Clergy taxes are more complicated for several reasons. For example, clergy have a dual tax status, which means they are considered employees for income tax purposes; however, they are considered self-employed for employment tax purposes (e.g., Social Security and Medicare).
As a result, clergy and their employers; i.e., the church, do not pay FICA (Federal Insurance Contributions Act) taxes as other employers and employees do where the employer pays ½ of the employment taxes and the employee pays the other half.
Rather, clergy pay SECA (Self-Employed Contributions Act) taxes like other self-employed people pay, and as such, they pay both the employer’s and employee’s half of employment taxes.
The rationale behind the Social Security offset in clergy Call Agreements is to address the inequity that clergy pay 100% of their employment taxes instead of 50% as other employees do.
Another example is the clergy housing allowance. Clergy may exclude from their income the lesser of: the Fair Market Value (FMV) of a similarly furnished and situated home or apartment plus utilities, the amount of their declared housing allowance, or their actual housing expenses each year. Importantly, while this amount may be excluded from income taxes, it is not excludable from SECA taxes.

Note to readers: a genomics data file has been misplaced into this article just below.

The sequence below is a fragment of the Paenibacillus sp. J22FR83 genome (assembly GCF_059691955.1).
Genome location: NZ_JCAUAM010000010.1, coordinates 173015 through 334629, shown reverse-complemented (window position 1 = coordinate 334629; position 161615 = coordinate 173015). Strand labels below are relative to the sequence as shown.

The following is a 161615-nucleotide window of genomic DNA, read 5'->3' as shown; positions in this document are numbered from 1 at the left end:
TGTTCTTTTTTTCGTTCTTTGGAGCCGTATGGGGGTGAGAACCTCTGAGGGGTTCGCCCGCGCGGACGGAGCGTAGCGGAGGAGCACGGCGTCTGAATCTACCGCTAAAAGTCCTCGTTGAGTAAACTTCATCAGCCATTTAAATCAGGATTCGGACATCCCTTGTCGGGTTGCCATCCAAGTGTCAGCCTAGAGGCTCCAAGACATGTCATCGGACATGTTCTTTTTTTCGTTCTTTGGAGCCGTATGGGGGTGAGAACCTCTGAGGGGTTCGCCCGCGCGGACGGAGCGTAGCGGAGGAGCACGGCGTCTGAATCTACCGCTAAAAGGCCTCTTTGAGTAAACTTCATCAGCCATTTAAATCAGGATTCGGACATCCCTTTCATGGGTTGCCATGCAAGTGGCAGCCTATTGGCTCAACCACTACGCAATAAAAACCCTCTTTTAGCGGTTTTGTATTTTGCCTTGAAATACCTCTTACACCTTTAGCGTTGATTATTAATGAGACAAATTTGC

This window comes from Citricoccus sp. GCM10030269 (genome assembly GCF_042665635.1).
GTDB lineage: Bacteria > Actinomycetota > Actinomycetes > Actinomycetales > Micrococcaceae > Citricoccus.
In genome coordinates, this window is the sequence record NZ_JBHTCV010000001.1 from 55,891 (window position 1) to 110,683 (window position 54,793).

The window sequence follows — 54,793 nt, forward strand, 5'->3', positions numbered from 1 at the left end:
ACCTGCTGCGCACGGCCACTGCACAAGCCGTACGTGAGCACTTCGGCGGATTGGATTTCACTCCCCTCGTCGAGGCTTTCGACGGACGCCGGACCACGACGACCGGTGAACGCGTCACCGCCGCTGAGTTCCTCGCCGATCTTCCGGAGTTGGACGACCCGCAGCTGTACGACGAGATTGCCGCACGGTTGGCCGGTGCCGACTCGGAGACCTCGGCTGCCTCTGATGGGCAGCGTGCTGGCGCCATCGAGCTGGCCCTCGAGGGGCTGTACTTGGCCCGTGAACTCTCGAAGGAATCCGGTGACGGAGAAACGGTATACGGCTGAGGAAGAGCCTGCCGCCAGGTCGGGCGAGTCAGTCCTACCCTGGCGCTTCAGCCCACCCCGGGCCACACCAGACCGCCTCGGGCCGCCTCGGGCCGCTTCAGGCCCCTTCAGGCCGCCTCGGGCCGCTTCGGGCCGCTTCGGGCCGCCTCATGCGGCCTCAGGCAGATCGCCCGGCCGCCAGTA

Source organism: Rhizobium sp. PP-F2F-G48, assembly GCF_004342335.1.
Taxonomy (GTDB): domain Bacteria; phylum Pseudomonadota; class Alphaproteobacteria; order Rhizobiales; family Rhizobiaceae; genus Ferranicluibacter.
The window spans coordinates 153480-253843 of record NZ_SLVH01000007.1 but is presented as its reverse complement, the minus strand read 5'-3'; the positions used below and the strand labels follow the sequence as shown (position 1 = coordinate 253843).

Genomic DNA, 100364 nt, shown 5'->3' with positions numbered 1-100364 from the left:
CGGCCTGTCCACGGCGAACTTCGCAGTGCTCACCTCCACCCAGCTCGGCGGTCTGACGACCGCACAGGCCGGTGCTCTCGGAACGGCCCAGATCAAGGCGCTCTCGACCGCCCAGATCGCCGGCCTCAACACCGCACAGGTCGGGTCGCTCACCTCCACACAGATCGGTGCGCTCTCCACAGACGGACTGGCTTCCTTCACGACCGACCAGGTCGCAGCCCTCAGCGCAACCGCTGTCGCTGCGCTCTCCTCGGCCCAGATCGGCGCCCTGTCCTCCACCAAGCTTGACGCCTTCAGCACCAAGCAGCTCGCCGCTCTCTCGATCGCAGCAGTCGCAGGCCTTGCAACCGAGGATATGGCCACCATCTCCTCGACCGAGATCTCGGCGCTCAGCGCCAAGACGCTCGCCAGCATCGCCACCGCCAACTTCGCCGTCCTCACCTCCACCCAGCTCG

Likewise, clergy living rent-free in a church owned parsonage as part of their compensation package do not include the annual fair rental value of the parsonage as income in calculating their federal income taxes, nor is the annual fair rental value deducted from the minister’s income.
The Taxpayer Bill of Rights #3 states: The Right to Pay No More Than the Correct Amount of Tax. These free resources from the UCC Pension Boards can help clergy and/or their tax preparers understand the unusual aspects of clergy taxes so that clergy tax returns both comply with applicable tax law and show the correct amount of tax.
Rev. Dr. David Cleaver-Bartholomew is the Director of Stewardship and Donor Relations for the SNEUCC. Contact David for: Proportional Giving How to calculate proportional giving for 2021 Annual Giving/Stewardship Campaign General advice and ...